Ex-METALLICA bassist Jason Newsted says that he continues to admire his former bandmates for their risk-taking ways, including their decision to finance their 3D film, "Metallica Through the Never", to the tune of more than $20 million.
"I'm very impressed by that," Newsted — who currently fronts his own band called NEWSTED — tells Noisecreep in a new interview. "I'm a big fan of them. They keep taking these chances. They keep investing in themselves and that's a big fucking deal, man.
"There's no one else you can invest in that will work harder for your own money than yourself. That's the way to go about it. I've always believed in that from the very beginning even for myself, and my band. I re-invest every penny we make with [NEWSTED] — every penny from every t-shirt I invest it back into making new t-shirts and designs. Always believed in that so I support METALLICA in whatever they do."
He continued: "They've worked so hard and there's no way that you get to be as big of a band, or the biggest band without working so fucking hard. And don't let anyone ever believe anything other than that. The shiny side is nice but the shiny side takes a lot more gristle side. They work very hard and I'm proud of them for it."
Asked how he felt about METALLICA's decision to release the 2004 documentary "Metallica: Some Kind Of Monster", which offered a revealing behind-the-scenes look at the legendary band as they confronted personal demons and their relationships with each other while recording the 2003 album "St. Anger", Newsted told "The Classic Metal Show" back in July: "I, obviously, was out of the band at that point and I had no more say in the decision making or anything, and since I do keep things pretty personal private, to do that like that and expose yourself in those ways, I did not agree with that. But like I said, that wasn't my decision; I was long gone by then. I think there were some pretty unsavory moments in there."
He continued: "I've always tried to maintain the high road in this whole thing, and I will still. I'll never forget that METALLICA gave me my chance to be what I am and to have my career and to be talking to you now about my new music — all that stuff.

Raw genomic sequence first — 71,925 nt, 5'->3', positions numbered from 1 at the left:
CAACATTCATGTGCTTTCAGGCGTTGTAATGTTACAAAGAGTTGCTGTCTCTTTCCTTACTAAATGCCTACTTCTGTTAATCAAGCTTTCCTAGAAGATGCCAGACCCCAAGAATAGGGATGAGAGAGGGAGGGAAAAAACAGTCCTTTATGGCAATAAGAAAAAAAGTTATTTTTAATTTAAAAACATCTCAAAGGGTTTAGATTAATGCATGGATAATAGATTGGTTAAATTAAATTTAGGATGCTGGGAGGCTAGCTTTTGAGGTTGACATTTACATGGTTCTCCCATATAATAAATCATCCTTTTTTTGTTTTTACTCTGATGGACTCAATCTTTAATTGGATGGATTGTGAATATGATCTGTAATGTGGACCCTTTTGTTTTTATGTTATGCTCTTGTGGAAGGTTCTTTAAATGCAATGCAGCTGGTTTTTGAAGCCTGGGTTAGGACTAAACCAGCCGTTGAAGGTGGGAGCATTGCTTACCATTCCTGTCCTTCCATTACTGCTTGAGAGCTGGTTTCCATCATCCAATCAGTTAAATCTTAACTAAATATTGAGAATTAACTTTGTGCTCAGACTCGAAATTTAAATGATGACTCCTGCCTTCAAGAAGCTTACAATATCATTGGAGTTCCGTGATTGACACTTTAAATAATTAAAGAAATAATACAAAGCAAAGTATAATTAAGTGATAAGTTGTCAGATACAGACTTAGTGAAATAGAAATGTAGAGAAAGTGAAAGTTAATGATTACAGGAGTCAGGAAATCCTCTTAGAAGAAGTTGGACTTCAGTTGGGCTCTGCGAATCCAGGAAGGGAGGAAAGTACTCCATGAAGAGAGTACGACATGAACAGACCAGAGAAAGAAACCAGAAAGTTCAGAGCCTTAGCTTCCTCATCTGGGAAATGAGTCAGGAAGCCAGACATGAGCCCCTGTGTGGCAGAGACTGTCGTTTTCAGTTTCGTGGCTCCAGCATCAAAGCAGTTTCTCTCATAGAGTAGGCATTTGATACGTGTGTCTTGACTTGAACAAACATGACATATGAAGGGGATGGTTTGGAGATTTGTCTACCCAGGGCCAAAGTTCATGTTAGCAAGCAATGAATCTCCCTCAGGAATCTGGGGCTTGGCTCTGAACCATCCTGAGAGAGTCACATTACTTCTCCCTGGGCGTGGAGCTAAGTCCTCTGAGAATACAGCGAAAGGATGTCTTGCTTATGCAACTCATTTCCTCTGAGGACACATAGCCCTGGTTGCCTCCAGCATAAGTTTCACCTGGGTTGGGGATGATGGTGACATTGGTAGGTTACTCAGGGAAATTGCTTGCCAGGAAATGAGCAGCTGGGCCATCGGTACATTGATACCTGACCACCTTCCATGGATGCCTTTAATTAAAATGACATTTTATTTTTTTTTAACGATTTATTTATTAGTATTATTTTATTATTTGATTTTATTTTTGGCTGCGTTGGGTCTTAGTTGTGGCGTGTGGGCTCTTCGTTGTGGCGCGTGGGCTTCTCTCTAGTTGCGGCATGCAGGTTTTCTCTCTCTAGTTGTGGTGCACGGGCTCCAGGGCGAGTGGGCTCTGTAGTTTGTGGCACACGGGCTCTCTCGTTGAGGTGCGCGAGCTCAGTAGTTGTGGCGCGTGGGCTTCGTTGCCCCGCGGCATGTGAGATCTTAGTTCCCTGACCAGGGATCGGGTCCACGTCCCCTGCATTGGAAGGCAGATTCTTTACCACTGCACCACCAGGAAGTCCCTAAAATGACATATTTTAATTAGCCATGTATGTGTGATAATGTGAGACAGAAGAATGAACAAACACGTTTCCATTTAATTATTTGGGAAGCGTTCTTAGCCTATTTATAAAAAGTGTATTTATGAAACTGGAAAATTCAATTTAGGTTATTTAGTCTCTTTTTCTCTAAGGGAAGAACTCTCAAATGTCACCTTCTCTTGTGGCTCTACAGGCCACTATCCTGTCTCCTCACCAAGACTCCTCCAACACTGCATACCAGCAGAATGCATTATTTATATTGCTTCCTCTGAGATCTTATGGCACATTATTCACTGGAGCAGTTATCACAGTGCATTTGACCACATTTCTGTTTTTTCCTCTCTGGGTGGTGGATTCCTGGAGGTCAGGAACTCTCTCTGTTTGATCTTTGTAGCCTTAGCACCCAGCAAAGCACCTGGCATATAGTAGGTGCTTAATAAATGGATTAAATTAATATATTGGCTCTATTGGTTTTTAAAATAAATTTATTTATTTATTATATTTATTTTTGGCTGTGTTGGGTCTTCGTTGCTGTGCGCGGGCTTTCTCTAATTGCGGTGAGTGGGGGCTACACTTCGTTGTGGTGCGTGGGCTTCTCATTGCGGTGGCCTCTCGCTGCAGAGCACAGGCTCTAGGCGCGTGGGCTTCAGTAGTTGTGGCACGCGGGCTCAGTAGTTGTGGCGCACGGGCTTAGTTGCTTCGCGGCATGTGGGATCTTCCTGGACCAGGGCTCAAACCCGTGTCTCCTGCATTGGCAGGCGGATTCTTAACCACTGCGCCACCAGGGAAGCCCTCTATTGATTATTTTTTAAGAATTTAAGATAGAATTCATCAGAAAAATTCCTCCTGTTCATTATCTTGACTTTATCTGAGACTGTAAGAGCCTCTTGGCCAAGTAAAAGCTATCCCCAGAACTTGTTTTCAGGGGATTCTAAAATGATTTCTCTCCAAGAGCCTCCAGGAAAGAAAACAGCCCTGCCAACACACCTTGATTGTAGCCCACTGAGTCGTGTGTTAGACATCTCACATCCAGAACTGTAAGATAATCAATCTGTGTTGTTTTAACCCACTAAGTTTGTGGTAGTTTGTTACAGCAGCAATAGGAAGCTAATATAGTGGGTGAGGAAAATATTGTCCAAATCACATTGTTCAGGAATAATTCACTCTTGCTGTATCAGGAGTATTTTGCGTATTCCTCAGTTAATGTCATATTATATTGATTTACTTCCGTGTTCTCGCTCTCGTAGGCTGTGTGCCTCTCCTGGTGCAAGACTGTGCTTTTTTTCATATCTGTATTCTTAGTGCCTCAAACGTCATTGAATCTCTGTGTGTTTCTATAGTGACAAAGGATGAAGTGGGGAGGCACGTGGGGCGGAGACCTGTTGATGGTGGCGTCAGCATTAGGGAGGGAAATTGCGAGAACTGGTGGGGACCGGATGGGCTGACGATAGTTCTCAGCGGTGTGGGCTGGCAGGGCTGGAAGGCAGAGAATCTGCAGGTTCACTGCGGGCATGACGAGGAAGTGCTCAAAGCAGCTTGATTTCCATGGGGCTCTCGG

"But yeah, some of those decisions that were made about exposing your inner workings like that, I think it was detrimental. It doesn't make a lot of sense considering what kind of band we were. We were always able to solve all of the issues within our own camp; we were a pretty tough gang for a long, long time… And so, doing those kinds of things and showing those weaknesses like that, it's not necessary — it really isn't necessary for people to know that kind of stuff. The disrespect they showed to me and those things and all that, that's so long ago, and yeah, it got under my skin a little bit when I first saw it. [I thought], 'Why are you guys doing that?' I don't understand what I've done to [deserve that].
"I was always the first guy in, last guy out, I worked very hard for the band, I never — never — put anything before the band. It was always my first priority. I mean, I missed some pretty important things — things like laying very close friends and family members to rest and different important things where I really should have been a part of it, but instead, I would go and do an interview or go and do a photo session, or carry a master tape across the country, 'cause nobody else wanted to do it — 'just get Jason to do it' — these kinds of things, I always put the band first. And them guys forgetting about that that fast… I don't know if they were just trying to lash out to get back at me or whatever in the collective. There is that thing within a group or a band or people like that, whenever one person isn't there to defend themselves, everybody else gangs up on that. I think it's a very common thing within teams and all that stuff."
He added: "The one thing that, I think, people maybe don't realize, unless they are in groups or they have a good company that they're working with, or something like that, there has to be a pressure valve in something that's successful. And especially when there's so much male-ego stuff going on, there has to be a diffuser, there has to be a pressure valve. I was that pressure valve, and I don't know if they have one anymore.
"So that was really part of the thing that made me what I was, as far as the role that I assumed in that band. When they did push me out there in front to do some of those things that maybe everybody else didn't wanna do, little did they know that it would build the great character in me that I have now — the people-person skills and the emotional capacity and all that stuff. I didn't like it then, but as I look back it now, I wouldn't change a thing, because it built me to where I am now."